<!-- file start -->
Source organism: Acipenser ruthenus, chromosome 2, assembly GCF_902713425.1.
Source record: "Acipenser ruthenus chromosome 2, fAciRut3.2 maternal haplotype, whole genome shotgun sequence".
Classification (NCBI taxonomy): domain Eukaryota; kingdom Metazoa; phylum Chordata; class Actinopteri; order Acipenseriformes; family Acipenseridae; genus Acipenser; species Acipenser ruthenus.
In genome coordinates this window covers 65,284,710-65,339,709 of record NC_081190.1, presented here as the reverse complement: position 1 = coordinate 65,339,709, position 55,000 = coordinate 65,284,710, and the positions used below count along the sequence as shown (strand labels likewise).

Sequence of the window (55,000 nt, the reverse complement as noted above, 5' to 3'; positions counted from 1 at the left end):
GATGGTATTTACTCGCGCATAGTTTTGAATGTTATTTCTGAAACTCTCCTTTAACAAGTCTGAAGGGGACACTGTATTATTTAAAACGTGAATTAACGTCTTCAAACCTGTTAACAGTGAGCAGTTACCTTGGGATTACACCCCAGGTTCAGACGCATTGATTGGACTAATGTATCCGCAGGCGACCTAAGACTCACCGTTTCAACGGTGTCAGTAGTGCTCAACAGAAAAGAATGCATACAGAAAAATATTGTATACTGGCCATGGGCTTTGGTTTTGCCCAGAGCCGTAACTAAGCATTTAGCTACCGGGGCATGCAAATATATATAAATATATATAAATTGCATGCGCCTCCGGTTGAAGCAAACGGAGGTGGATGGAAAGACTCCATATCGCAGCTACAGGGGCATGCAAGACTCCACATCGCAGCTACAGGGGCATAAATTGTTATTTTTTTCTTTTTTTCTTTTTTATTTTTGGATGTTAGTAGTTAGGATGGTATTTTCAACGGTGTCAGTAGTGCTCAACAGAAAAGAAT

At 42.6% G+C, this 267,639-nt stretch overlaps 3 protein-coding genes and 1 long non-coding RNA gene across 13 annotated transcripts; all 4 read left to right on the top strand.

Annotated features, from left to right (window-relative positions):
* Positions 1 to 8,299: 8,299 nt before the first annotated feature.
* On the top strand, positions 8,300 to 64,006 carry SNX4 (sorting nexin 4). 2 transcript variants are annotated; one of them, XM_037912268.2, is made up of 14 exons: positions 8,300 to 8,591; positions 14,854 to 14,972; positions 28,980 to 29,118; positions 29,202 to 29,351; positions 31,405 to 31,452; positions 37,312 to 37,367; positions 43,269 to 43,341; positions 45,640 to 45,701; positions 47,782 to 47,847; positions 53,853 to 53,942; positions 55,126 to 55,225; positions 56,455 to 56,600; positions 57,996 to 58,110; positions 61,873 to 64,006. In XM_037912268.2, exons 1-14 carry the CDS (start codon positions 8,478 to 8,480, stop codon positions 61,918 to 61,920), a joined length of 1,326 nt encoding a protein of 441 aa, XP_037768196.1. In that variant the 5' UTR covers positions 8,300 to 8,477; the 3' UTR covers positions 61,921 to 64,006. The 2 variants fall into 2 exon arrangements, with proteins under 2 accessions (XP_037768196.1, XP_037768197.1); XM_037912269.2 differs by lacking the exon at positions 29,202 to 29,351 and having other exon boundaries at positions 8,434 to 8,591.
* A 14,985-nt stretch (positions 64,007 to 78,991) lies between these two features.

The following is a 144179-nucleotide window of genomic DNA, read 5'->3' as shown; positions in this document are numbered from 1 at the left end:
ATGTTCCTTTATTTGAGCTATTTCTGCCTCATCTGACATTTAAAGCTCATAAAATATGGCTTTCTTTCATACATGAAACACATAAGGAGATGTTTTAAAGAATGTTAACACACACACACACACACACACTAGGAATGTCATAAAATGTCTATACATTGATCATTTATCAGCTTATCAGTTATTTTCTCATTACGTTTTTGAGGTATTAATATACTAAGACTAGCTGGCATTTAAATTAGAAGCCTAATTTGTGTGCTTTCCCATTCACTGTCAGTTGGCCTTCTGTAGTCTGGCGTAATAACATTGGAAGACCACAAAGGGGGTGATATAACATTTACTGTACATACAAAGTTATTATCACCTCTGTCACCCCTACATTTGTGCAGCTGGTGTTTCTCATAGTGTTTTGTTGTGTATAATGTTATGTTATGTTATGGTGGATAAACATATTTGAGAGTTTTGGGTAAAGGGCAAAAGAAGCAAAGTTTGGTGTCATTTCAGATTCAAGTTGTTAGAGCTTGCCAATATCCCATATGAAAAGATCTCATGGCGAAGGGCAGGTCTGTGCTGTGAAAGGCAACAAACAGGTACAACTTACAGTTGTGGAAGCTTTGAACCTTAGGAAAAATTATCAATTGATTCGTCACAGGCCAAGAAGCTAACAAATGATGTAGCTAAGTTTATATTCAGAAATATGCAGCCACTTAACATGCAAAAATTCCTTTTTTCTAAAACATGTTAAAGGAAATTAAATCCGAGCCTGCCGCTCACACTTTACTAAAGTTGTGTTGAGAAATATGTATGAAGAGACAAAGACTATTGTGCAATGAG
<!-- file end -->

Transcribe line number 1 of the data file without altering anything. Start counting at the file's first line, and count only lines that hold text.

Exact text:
Source organism: Acipenser ruthenus, chromosome 2, assembly GCF_902713425.1.